Medical Devices Featured Article

September 07, 2010

Implantable Artificial Kidney Research Aims to Replace Dialysis

Researchers at the University of California, San Francisco (UCSF) Department of Bioengineering and Therapeutic Sciences, in collaboration with a nationwide research team, have developed a prototype for a bioartificial kidney that is designed to eliminate the need for dialysis treatments within the decade. This breakthrough medical device creates a two-stage process to replicate normal kidney functioning. Thousands of nanoscale filters will remove toxins from the blood, while a BioCartridge of renal tubule cells acts to replicate the metabolic and water-balance roles of the human kidney.

The two-stage treatment design embedded in the artificial kidney model has already been validated in the treatment of kidney failure patients –but the current application of this technique is only available from a room-sized external model developed by a team member in Michigan. To make the artificial kidney implantable, the researchers will use specialized nanotechnology and materials to reduce its size dramatically, to about the size of a coffee cup.

Though much work remains, the research team hopes to have an implantable size device ready for clinical trials in 5-7 years. This kidney treatment breakthrough promises to have an enormous impact on patient lives as well as medical costs. There are over half a million people in the U.S. suffering from end-stage renal disease, or chronic kidney failure. These patients require regular dialysis treatments and can only be fully treated with a kidney transplant. Medicare system alone spends $25 billion on treatments for kidney failure  every year– more than 6 percent of the total Medicare budget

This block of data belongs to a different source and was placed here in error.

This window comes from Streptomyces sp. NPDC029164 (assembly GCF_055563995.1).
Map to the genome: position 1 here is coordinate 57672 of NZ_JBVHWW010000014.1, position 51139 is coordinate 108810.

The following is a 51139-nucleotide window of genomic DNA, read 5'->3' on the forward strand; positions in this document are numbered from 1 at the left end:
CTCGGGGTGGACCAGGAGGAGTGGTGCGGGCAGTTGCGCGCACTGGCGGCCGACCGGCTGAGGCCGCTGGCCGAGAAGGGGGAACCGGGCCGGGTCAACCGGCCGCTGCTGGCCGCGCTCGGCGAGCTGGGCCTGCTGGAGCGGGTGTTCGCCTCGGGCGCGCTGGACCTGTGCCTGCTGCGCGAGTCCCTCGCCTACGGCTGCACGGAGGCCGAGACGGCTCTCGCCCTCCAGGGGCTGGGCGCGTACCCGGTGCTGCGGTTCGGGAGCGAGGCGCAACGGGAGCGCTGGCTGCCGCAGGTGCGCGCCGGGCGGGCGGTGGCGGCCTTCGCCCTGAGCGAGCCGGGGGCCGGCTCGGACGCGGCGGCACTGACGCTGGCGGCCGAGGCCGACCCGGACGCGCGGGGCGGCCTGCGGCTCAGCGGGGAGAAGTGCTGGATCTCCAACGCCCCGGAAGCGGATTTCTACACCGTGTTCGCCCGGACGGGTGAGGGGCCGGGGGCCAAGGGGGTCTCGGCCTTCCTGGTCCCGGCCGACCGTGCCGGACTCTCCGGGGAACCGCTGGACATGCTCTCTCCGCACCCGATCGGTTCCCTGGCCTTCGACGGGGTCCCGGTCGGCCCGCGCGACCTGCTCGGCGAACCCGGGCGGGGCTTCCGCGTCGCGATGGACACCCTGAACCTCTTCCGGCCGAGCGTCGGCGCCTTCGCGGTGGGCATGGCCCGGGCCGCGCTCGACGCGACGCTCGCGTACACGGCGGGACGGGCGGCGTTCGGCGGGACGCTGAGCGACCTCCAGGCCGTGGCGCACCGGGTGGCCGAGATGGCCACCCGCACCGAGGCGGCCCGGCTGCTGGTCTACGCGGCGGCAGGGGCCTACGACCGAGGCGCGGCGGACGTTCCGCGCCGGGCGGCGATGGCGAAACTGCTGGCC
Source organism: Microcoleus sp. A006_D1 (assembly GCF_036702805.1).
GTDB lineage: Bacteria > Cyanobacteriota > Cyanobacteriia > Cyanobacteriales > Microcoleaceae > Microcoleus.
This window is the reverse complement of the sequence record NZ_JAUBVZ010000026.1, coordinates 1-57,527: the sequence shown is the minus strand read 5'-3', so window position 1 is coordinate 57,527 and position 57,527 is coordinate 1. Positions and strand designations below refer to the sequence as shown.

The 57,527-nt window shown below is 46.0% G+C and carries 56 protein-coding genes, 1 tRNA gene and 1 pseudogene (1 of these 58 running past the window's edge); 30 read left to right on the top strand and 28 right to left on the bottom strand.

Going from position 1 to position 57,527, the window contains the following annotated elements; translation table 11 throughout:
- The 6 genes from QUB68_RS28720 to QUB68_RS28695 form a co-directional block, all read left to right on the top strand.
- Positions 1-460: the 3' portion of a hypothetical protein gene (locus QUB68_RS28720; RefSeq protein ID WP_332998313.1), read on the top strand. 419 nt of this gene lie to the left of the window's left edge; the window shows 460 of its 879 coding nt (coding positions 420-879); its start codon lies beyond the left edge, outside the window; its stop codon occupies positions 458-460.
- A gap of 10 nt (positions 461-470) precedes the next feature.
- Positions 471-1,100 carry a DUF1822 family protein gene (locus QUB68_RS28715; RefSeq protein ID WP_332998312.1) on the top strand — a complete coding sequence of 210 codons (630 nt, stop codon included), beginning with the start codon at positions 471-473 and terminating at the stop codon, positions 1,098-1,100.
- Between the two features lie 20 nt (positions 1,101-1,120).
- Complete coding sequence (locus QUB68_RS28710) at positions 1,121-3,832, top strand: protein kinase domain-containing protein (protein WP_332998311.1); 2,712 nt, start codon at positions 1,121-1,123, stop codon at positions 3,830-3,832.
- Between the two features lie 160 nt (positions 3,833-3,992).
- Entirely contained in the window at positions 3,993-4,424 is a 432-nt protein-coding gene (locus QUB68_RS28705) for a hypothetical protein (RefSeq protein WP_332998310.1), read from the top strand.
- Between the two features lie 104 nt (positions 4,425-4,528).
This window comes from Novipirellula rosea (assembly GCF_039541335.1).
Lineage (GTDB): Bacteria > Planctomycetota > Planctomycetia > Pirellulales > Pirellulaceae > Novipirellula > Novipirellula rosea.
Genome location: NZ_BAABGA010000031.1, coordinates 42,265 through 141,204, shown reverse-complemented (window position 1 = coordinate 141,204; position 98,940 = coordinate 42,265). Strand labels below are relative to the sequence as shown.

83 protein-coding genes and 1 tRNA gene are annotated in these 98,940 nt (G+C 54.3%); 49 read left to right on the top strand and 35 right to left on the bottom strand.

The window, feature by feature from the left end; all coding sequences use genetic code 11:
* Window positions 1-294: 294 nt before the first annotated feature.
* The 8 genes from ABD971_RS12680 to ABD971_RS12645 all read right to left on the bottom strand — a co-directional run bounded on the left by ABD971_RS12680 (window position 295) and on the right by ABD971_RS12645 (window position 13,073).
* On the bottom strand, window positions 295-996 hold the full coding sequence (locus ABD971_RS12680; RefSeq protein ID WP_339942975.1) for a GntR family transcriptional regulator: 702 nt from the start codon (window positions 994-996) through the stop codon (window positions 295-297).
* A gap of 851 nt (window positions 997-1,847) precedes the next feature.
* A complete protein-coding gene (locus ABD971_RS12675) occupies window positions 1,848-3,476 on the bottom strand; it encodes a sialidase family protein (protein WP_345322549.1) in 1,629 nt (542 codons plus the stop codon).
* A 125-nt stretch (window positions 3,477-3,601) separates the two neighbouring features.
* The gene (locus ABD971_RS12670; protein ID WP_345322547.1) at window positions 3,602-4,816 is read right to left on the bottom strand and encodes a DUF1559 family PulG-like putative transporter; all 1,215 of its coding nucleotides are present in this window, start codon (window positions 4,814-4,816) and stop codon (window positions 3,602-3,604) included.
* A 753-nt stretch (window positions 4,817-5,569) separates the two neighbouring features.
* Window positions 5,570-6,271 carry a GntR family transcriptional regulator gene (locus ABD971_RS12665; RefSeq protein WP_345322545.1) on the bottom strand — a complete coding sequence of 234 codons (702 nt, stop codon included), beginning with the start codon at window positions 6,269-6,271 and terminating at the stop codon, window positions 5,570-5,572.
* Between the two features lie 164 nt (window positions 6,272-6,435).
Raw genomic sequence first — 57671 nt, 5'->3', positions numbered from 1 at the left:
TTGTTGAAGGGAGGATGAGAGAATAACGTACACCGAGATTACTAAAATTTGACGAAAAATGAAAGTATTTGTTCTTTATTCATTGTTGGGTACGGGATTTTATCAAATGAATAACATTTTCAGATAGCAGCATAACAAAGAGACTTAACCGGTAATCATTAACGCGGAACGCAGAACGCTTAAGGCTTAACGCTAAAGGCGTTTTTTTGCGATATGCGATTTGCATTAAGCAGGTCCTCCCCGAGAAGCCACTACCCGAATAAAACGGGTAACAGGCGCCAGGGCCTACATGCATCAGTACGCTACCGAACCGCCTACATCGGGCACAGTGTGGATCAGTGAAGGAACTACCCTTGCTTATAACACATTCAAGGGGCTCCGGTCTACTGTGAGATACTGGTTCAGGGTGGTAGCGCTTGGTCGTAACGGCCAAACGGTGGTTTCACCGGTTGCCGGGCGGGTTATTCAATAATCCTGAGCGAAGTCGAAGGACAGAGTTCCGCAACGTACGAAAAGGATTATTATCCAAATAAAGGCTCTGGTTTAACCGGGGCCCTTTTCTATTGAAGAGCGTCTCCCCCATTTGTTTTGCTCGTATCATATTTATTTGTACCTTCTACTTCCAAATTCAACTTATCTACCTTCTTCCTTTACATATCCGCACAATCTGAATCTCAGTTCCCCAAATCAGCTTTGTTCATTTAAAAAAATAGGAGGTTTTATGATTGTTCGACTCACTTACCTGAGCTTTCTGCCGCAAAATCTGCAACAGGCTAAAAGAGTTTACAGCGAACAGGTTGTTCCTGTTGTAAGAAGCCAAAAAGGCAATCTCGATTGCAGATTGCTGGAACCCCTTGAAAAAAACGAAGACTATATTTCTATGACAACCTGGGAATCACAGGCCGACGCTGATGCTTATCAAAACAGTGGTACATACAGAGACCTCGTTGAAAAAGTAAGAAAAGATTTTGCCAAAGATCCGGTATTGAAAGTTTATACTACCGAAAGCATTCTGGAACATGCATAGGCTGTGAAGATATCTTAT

“This device is designed to deliver most of the health benefits of a kidney transplant, while addressing the limited number of kidney donors each year,” said Shuvo Roy, an associate professor in the UCSF School of Pharmacy who specializes in developing micro-electromechanical systems (MEMS) technology for biomedical applications. “This could dramatically reduce the burden of renal failure for millions of people worldwide, while also reducing one of the largest costs in U.S. healthcare.”

Roy’s UCSF team is collaborating with 10 other teams of researchers on the project, including the Cleveland Clinic where Roy initially developed the idea, Case Western Reserve University, University of Michigan, Ohio State University, and Penn State University.

For more information, visit the USCF news site.

Scott Guthery is co-author of 2 books on smart card development, 2 books on SIM and mobile application development and an inventor on 34 issued patents including the original Java Card� patent. To read more of Scott's articles, please visit his columnist page.

Edited by Erin Monda
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